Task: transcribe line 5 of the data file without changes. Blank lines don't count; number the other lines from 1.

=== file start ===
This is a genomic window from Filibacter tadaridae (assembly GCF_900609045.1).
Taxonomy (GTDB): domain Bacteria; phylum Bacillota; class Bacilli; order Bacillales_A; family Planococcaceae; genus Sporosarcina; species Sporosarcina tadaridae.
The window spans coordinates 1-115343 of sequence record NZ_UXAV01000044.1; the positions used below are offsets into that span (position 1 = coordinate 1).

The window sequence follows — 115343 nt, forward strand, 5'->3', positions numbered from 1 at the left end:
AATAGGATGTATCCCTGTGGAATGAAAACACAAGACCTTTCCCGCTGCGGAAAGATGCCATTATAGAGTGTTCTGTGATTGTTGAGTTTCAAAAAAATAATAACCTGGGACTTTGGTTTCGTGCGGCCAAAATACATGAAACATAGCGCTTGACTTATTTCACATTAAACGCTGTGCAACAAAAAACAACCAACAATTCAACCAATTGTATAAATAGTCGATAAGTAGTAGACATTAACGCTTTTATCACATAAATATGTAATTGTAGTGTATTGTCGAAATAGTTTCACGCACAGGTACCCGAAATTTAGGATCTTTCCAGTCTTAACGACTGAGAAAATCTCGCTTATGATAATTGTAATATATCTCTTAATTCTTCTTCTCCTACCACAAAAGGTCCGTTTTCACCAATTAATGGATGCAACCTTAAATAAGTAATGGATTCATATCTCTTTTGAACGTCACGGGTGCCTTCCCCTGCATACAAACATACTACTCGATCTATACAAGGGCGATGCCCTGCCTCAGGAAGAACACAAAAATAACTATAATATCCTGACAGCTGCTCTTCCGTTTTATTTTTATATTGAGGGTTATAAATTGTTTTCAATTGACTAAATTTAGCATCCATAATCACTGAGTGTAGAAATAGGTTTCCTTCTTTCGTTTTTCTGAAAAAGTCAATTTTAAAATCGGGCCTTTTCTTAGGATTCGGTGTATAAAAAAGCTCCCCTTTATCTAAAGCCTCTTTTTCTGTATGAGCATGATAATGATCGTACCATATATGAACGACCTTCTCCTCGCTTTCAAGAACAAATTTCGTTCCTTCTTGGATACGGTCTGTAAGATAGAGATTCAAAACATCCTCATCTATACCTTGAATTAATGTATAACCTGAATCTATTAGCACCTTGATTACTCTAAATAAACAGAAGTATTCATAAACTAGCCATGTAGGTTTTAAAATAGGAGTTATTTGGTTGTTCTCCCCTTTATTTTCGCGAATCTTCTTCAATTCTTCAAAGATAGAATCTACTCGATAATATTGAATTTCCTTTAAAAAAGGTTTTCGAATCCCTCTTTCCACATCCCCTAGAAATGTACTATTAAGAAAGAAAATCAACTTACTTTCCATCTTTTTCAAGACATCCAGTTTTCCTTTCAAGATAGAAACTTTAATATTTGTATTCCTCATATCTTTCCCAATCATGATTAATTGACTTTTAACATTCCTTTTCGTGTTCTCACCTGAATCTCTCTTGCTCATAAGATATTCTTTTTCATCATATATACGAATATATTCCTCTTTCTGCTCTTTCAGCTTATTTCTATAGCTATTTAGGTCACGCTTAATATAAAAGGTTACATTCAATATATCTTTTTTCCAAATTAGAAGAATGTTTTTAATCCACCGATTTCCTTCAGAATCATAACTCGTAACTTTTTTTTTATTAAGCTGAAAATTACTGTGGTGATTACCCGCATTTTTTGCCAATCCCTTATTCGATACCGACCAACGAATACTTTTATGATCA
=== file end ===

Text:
AATAGGATGTATCCCTGTGGAATGAAAACACAAGACCTTTCCCGCTGCGGAAAGATGCCATTATAGAGTGTTCTGTGATTGTTGAGTTTCAAAAAAATAATAACCTGGGACTTTGGTTTCGTGCGGCCAAAATACATGAAACATAGCGCTTGACTTATTTCACATTAAACGCTGTGCAACAAAAAACAACCAACAATTCAACCAATTGTATAAATAGTCGATAAGTAGTAGACATTAACGCTTTTATCACATAAATATGTAATTGTAGTGTATTGTCGAAATAGTTTCACGCACAGGTACCCGAAATTTAGGATCTTTCCAGTCTTAACGACTGAGAAAATCTCGCTTATGATAATTGTAATATATCTCTTAATTCTTCTTCTCCTACCACAAAAGGTCCGTTTTCACCAATTAATGGATGCAACCTTAAATAAGTAATGGATTCATATCTCTTTTGAACGTCACGGGTGCCTTCCCCTGCATACAAACATACTACTCGATCTATACAAGGGCGATGCCCTGCCTCAGGAAGAACACAAAAATAACTATAATATCCTGACAGCTGCTCTTCCGTTTTATTTTTATATTGAGGGTTATAAATTGTTTTCAATTGACTAAATTTAGCATCCATAATCACTGAGTGTAGAAATAGGTTTCCTTCTTTCGTTTTTCTGAAAAAGTCAATTTTAAAATCGGGCCTTTTCTTAGGATTCGGTGTATAAAAAAGCTCCCCTTTATCTAAAGCCTCTTTTTCTGTATGAGCATGATAATGATCGTACCATATATGAACGACCTTCTCCTCGCTTTCAAGAACAAATTTCGTTCCTTCTTGGATACGGTCTGTAAGATAGAGATTCAAAACATCCTCATCTATACCTTGAATTAATGTATAACCTGAATCTATTAGCACCTTGATTACTCTAAATAAACAGAAGTATTCATAAACTAGCCATGTAGGTTTTAAAATAGGAGTTATTTGGTTGTTCTCCCCTTTATTTTCGCGAATCTTCTTCAATTCTTCAAAGATAGAATCTACTCGATAATATTGAATTTCCTTTAAAAAAGGTTTTCGAATCCCTCTTTCCACATCCCCTAGAAATGTACTATTAAGAAAGAAAATCAACTTACTTTCCATCTTTTTCAAGACATCCAGTTTTCCTTTCAAGATAGAAACTTTAATATTTGTATTCCTCATATCTTTCCCAATCATGATTAATTGACTTTTAACATTCCTTTTCGTGTTCTCACCTGAATCTCTCTTGCTCATAAGATATTCTTTTTCATCATATATACGAATATATTCCTCTTTCTGCTCTTTCAGCTTATTTCTATAGCTATTTAGGTCACGCTTAATATAAAAGGTTACATTCAATATATCTTTTTTCCAAATTAGAAGAATGTTTTTAATCCACCGATTTCCTTCAGAATCATAACTCGTAACTTTTTTTTTATTAAGCTGAAAATTACTGTGGTGATTACCCGCATTTTTTGCCAATCCCTTATTCGATACCGACCAACGAATACTTTTATGATCA